An unexpectedly nice board

Yesterday I went into the shop to work on an fun project, a shelf with some kind of cubbies for my standup desk. I thought I might use this big old board I found in the yard when we moved into our apartment. It was nice and straight, but covered with years of mold and gunk. About two inches thick, it looked like it could be resawn down into a lot of good one inch thick stock.


So I got out the hand plane and cleaned it up a little just to see what was underneath.


What was underneath turned out to be really special. I’m not sure whether it’s the red or white species but this is definitely oak, about 80″ by 10″ by 2″ of it. Maybe a little too nice for my standup desk. What I’ll probably do is make a plywood version—then if it fits well and turns into a piece of furniture I want to have for many years, I’ll do the oak one.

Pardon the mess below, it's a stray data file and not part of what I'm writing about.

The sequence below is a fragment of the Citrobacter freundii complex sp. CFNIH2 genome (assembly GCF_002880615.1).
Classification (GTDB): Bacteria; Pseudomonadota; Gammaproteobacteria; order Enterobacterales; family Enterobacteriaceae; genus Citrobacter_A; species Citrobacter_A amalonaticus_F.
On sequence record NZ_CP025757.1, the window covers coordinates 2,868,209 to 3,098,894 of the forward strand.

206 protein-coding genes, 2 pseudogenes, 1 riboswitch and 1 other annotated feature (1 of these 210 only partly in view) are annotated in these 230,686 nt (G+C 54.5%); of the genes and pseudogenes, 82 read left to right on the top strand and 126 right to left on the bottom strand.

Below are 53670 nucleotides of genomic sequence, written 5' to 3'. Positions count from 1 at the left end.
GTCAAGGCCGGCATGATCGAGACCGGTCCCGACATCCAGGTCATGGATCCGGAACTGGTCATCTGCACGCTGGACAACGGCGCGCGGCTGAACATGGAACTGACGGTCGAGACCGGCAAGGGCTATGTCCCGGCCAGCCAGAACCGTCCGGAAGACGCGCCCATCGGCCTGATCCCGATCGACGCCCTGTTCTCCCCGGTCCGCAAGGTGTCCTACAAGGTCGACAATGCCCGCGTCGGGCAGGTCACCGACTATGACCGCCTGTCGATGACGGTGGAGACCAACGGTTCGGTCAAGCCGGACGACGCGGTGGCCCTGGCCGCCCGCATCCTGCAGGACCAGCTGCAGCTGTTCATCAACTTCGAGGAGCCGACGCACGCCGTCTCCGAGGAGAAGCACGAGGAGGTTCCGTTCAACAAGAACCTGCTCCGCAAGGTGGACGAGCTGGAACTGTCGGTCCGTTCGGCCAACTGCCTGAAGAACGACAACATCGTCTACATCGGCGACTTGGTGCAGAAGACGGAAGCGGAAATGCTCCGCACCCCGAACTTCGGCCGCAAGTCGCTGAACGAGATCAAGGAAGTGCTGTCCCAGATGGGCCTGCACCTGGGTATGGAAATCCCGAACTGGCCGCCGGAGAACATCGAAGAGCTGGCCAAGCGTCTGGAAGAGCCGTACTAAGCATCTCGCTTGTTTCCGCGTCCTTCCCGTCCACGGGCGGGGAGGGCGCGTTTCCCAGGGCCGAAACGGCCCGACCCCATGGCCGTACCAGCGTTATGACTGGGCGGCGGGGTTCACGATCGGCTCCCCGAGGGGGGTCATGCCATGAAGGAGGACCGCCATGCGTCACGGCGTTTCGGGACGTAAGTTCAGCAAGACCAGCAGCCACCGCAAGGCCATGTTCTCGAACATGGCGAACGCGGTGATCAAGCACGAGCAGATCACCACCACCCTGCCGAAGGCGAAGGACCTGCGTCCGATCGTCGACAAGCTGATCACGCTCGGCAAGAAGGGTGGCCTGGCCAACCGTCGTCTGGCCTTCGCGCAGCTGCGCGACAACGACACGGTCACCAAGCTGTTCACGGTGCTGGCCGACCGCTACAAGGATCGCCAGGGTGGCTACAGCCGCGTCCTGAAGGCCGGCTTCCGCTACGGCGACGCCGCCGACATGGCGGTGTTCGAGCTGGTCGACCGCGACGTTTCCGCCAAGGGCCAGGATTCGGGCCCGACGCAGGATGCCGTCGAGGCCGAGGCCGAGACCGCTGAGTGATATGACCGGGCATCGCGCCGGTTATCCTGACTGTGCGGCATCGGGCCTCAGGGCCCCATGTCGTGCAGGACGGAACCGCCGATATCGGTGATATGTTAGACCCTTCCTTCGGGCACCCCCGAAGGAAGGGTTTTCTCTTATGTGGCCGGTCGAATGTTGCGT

Woodworking is interesting this way—the materials can surprise you by revealing hidden properties that elevate or diminish them. You can run into a nail or a knot that can ruin your day.

Programming is more predictable. Bits can ruin your day, but not by having unexpected properties. In general, this is obviously a good thing, but I think that in my case it sometimes perpetuates the illusion that I’m in control of things, where woodworking keeps me more grounded.